"I want to let the private sector compete" without restraints from local government agencies, on topics such as tower deployment, he said. Carr stressed that, "2019 will be the year of 5G," which will trigger "massive infrastructure" construction and "lots of new jobs."
FTC commissioner Rebecca Kelly Slaughter used her time in the spotlight to refute the "prevailing belief" of recent years that vertical mergers are good.
"We have to look skeptically at all the claimed benefits of vertical mergers," she said. Federal review of merger plans should make "parties substantiate the benefits... and we should bring enforcement actions if we believe" actual performance does not match the promises.
Assistant Attorney General Makan Delrahim, who heads the Justice Department's antitrust activities, also acknowledged the need for new ways to evaluate mergers. He cited recent Google acquisitions, especially those involving advertising programs. Delrahim sought to align it with the current Department of Justice evaluation of broadcasting mergers, and how they may affect advertising operations.
Delrahim indicated that future examinations could assess online and broadcast advertising within a local market as direct competitors, despite the platform differences. He said, "New entrants are important" and emphasized that "light regulation" is vital, although, "We have to be very careful" about each. In response to a question about "How did tech get so big?" the antitrust chief replied, "Big isn't necessarily bad" — especially if it creates a product that consumers want, he said.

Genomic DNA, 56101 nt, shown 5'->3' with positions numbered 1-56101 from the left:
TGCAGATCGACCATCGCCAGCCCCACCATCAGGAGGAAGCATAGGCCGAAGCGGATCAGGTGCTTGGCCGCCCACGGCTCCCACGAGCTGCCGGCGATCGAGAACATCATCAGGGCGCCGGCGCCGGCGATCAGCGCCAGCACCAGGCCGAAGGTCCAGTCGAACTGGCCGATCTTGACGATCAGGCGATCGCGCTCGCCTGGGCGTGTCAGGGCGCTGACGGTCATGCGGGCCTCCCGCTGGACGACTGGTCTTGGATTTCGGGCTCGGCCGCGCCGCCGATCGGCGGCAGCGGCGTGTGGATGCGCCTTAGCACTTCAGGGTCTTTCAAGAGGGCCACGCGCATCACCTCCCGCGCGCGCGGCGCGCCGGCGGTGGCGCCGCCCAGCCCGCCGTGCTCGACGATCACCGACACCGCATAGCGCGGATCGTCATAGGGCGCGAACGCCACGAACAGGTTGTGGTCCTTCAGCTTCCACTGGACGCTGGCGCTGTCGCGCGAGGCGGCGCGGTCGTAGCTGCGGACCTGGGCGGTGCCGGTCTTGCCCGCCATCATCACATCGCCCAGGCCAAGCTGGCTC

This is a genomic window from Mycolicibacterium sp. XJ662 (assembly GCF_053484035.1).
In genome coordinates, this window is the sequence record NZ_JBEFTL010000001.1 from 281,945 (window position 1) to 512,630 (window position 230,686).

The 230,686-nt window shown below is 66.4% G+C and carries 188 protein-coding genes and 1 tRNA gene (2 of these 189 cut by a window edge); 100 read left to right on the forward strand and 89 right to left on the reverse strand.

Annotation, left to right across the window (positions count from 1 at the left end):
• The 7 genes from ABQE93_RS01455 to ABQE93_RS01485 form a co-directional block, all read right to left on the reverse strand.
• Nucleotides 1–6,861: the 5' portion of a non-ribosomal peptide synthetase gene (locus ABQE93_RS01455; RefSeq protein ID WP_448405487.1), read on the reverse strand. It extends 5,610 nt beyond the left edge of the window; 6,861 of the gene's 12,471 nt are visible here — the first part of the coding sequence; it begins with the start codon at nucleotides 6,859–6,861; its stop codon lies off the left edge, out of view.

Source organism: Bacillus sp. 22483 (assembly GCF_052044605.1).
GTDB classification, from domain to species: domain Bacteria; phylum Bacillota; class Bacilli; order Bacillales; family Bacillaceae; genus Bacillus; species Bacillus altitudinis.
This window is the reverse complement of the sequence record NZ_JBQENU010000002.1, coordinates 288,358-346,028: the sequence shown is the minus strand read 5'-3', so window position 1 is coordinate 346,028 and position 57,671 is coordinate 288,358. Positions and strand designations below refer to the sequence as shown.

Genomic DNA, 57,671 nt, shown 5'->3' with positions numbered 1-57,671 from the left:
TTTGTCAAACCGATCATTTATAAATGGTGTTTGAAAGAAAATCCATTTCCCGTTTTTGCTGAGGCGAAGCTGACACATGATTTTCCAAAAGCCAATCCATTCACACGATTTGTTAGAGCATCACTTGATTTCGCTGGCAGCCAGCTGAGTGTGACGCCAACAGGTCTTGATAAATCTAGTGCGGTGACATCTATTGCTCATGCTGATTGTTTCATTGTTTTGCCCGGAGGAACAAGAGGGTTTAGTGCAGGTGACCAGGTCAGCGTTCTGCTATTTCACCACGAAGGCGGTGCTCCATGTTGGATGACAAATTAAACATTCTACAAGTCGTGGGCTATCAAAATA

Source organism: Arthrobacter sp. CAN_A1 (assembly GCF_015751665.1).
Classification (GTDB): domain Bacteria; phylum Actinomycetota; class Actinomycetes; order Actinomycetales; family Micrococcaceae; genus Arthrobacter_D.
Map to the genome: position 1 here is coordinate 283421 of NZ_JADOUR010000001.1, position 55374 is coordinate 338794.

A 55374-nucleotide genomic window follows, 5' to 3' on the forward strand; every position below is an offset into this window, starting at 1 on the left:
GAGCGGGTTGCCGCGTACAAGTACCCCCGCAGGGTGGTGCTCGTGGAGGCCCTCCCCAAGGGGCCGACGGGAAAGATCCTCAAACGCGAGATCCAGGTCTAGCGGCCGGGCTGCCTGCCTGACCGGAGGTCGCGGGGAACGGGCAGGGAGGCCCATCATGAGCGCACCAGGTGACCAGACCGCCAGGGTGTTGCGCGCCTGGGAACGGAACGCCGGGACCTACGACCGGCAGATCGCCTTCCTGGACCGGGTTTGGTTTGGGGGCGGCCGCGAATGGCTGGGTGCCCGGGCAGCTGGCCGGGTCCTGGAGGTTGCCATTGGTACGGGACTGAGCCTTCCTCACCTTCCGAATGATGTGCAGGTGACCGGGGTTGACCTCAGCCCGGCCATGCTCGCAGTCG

Delrahim also opened the discussion of privacy, cautioning that his "biggest concern" about privacy legislation is that the legacy companies will be able to shape the discussion and eventual policy-making. Based on his experience with their skills, they could create barriers that will impede start-ups and maintain privacy regulations from which the existing companies will benefit.
Data Privacy: National or State Protections?
Rep. Suzan DelBene (D-Washington), a member of the House Ways and Means Committee and the Internet of Things Caucus and co-chair of the Women's High Tech Caucus, said Congress "has a responsibility" to assure that consumers have a clear understanding of what happens to their data.
Her remarks followed a series of SOTN presentations about the fragmentation of privacy policies, with very strict ones emerging at the state level, such as the California Consumer Privacy Act. Panelists could not agree on whether such rules will put excessive burdens on companies and whether the standardized measures can be enforced. Several speakers urged Federal action lest conflicting state privacy rules create a diametric dilemma for companies that operate in multiple jurisdictions.
As for the allied matter of cybersecurity, Rep. Jim Langevin (D-R.I.) called for a national framework for assuring the safety of all segments of the network infrastructure, from artificial intelligence to weapons security. Langevin, a member of the House Armed Services Committee, the Cybersecurity, Infrastructure Protection and Innovation Subcommittee and co-chair of the Congressional Cybersecurity Caucus, emphasized the need for training and expanding the cybersecurity work force and for coordinating government/private sector activities.
Eighty different committees and subcommittees on Capitol Hill now have some jurisdiction over cybersecurity, he explained. "As Congress, we will have to move with greater agility, including oversight and reform" to stave off the growing potential attacks.